War in the Balkans: Murdered in cold blood: the editor whose sin was to criticise Milosevic

THE COPS were poking around outside Slavko Curuvija's home yesterday morning. They had already collected the cartridge cases from the pavement outside 35 Lole Ribara street, and a police labrador was sniffing the rubbish bins outside the grey, five-storey block with the chemist's shop located on the ground floor.

It had been a professional job; 11 shots, first into the back of the journalist's head, then the rest to finish him off on the ground. The two men in ski-masks had hit Slavko's wife Vesna on the head with a gun- butt before they murdered her husband on Orthodox Easter Day afternoon. Then they shot him and walked calmly away down Lole Ribara street.

So who killed 49-year-old Slavko Curuvija? He had attacked the government. He had suggested in his newspaper Dnevni Telegraf that President Slobodan Milosevic should rid himself of Vojislav Seselj and other nationalist ministers in the Serbian government. He had - said his enemies - advocated the bombing of Yugoslavia to "bring Milosevic to his senses". He had travelled to Washington after last October's harsh press laws effectively closed down four of Belgrade's 11 papers, and held talks with State Department officials. And, perhaps most controversial of all, he had been a policeman - an inspector no less, in the analysis and intelligence branch of the security police.

A tall, bearded, handsome man, bespectacled and invariably dressed in the latest men's fashions, he had struggled for months to keep Dnevni Telegraf - it means Daily Telegraph - alive. When he could no longer publish in Belgrade, he transferred its operations to Montenegro - the police would search the trains and trucks travelling from Podgorica to Belgrade to confiscate copies - then to the Bosnian Serb capital of Banja Luka and, finally, to Zagreb. In the end, friends said, he was nearly bankrupt - but still well-dressed.

"He was very proud of his connections with the establishment," one of his colleagues told me yesterday. "He was a private person, but also ambitious. He wanted one day to be a big press boss, perhaps, after that, a big politician. He didn't want to mix with the independent press. I was told he had a problem with the family when he made a joke to the Milosevics that one day the president could no longer stay as leader and that perhaps he - Curuvija - might be the president. That was the end of the friendship."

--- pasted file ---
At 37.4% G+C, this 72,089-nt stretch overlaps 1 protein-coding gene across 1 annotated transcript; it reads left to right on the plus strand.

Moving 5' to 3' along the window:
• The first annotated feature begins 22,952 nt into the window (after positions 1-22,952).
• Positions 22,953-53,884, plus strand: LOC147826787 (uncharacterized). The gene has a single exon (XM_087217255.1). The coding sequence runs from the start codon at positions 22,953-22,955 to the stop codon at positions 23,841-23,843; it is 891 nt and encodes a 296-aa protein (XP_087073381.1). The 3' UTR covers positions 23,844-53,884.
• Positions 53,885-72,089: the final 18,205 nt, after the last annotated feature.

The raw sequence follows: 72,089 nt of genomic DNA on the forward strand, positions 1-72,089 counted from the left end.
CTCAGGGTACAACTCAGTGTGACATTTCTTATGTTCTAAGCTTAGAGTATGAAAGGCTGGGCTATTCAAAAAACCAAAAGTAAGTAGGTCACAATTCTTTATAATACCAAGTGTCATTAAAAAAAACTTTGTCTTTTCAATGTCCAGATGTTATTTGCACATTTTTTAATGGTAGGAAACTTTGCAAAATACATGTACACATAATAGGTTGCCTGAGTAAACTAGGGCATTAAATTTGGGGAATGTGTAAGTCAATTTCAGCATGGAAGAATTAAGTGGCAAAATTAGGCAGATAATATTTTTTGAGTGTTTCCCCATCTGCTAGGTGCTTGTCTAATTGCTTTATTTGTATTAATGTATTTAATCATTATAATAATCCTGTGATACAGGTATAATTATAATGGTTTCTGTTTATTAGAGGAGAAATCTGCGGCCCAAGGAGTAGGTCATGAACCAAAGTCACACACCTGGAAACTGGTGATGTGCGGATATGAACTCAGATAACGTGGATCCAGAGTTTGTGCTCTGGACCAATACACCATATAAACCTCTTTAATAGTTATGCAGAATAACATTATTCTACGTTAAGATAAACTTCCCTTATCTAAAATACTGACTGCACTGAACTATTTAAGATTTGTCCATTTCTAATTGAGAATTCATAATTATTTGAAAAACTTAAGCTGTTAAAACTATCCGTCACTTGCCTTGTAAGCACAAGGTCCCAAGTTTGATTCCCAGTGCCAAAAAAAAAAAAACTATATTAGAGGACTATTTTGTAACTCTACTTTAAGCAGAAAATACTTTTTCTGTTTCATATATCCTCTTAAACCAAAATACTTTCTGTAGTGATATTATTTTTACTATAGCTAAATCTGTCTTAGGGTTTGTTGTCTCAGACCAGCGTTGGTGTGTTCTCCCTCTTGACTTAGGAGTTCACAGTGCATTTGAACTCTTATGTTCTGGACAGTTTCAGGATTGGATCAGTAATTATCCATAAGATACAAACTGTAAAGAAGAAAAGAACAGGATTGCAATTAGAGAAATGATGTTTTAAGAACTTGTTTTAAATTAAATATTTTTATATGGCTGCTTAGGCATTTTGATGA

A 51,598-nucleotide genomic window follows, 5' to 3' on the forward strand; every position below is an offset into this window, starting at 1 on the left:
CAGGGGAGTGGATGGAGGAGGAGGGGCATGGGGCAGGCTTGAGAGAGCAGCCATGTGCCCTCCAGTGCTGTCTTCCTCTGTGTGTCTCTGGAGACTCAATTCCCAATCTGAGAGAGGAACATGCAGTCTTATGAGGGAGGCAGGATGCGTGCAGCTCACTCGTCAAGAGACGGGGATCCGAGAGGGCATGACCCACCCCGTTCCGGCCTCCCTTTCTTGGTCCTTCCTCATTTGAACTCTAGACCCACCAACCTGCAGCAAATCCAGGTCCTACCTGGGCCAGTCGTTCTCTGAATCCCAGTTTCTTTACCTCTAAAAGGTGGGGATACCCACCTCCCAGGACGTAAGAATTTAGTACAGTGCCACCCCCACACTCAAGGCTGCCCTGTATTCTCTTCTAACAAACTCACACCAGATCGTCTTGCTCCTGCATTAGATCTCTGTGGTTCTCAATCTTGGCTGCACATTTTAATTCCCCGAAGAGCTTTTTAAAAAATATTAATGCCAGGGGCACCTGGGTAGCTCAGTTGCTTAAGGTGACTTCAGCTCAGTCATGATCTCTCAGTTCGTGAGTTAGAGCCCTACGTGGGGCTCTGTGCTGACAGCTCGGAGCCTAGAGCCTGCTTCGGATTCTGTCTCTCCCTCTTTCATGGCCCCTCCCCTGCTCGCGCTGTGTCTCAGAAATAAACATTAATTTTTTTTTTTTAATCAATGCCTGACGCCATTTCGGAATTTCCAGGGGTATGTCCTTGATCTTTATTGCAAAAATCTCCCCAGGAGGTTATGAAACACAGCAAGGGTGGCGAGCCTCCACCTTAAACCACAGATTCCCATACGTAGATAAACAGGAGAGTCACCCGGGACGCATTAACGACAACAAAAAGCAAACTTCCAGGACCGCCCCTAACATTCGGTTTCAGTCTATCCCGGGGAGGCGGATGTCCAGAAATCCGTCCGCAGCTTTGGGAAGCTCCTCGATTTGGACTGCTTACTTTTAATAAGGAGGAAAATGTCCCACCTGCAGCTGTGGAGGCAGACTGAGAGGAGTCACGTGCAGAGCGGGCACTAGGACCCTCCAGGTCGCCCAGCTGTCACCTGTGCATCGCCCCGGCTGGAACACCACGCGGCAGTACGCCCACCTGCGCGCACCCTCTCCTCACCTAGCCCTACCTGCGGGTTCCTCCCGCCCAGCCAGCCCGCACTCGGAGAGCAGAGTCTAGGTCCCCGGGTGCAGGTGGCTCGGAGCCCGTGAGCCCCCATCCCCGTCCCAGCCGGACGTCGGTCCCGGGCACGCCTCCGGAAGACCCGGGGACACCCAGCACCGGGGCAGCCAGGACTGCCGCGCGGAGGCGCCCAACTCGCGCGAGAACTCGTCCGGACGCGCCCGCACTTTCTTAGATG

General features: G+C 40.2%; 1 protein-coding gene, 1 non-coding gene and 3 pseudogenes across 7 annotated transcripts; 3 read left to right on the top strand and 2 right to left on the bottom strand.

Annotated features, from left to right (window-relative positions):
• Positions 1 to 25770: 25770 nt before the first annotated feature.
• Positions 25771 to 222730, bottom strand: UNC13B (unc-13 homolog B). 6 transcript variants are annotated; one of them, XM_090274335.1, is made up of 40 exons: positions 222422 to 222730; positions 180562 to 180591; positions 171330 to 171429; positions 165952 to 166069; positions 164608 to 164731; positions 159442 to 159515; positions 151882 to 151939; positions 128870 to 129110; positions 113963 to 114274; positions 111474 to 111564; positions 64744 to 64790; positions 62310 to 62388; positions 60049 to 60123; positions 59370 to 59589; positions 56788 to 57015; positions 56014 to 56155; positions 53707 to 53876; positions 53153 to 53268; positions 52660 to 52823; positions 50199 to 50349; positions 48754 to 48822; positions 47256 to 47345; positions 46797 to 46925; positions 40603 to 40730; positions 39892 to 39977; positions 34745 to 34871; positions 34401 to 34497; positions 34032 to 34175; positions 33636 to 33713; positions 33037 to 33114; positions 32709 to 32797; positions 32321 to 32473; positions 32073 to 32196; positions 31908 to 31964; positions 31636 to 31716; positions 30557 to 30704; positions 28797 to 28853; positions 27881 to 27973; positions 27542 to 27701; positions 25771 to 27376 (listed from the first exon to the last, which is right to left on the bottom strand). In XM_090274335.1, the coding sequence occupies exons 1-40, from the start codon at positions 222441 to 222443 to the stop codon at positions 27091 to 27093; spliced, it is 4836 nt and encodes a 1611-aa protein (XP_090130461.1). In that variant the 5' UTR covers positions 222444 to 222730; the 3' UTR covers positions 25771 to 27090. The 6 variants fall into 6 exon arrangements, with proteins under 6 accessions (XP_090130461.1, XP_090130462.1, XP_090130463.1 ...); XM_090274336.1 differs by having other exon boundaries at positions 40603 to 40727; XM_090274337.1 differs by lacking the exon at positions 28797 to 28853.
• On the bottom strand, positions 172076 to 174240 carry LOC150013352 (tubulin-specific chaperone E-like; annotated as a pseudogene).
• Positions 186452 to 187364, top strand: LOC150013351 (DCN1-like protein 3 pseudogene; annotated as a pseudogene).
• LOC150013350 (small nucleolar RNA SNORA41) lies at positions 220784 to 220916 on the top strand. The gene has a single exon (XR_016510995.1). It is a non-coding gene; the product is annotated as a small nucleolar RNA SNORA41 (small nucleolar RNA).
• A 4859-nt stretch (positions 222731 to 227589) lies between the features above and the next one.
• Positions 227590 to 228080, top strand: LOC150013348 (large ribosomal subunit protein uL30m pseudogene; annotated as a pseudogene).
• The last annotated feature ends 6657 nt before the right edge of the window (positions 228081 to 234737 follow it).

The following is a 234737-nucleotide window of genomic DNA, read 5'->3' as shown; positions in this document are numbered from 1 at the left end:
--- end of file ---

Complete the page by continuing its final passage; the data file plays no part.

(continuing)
A law passed in October fined journalists up to pounds 64,000 for printing unprovable material - "lies" as far as the government was concerned - and if the newspapers could not pay the fines (which they invariably could not) the police had the right to confiscate an editor's personal property. In Curuvija's case, the police turned up at the home of the director of the newspaper - after first taking away office computers - and confiscated his own belongings, with the exception of the family bed and a few chairs. Dnevni Telegraf was a 100,000-circulation tabloid paper with big headlines. But it didn't have big money.

Curuvija's journalistic sin was to publish an open letter to President Milosevic in which he proposed a 16-point political programme for the future. One of the measures was that the President should get rid of "coalition partners" - presumably members of Seselj's Serbian Radical Party - who were "pushing the country to disaster". He called them "gangsters and near-profiteers". The issue was banned and the authorities promised to confiscate all further editions of the paper that found their way to Serbia from Montenegro, Bosnia or Croatia, and use them as scrap paper.

"Curuvija was in financial troubles, but went to Washington last year and was interviewed a lot in the Western media," another of the dead man's colleagues said yesterday. "He met State Department officials and defended the free press here, and it's said he went on about how only bombing could stop Milosevic."

But after the Nato bombardment started last month, the government daily, Politika Ekspres, carried a commentary claiming that "people like Curuvija who asked Nato to bomb must be happy now". To other journalists in Belgrade, it sounded like a call to murder.

Less than a week ago, Belgrade journalists debated the threat in the presence of the Serbian minister of information, and an editor of Politika was asked how he could print such comments about Curuvija. "I was present at this meeting," the dead journalist's acquaintance said. "The man from Politika said, `We are not here to discuss editorial policy. Curuvija is a fascist - he wanted this.' The minister tried to calm things down."

The few Serb journalists still trying to keep a semblance of a free press in Belgrade are still uncertain who killed Curuvija, or why. "It's true he attacked a lot of Seselj's people," one of them said last night. "It could be the beginning of a bad time for us; for the very last roots of democracy."

The government newspaper Novosti published a mere two paragraphs on the murder in its edition yesterday. He was killed by "unknown persons", the paper reported. "Interior ministry secretariat are intensively looking for the criminals who carried out the attack." No one, as they say, is holding their breath.

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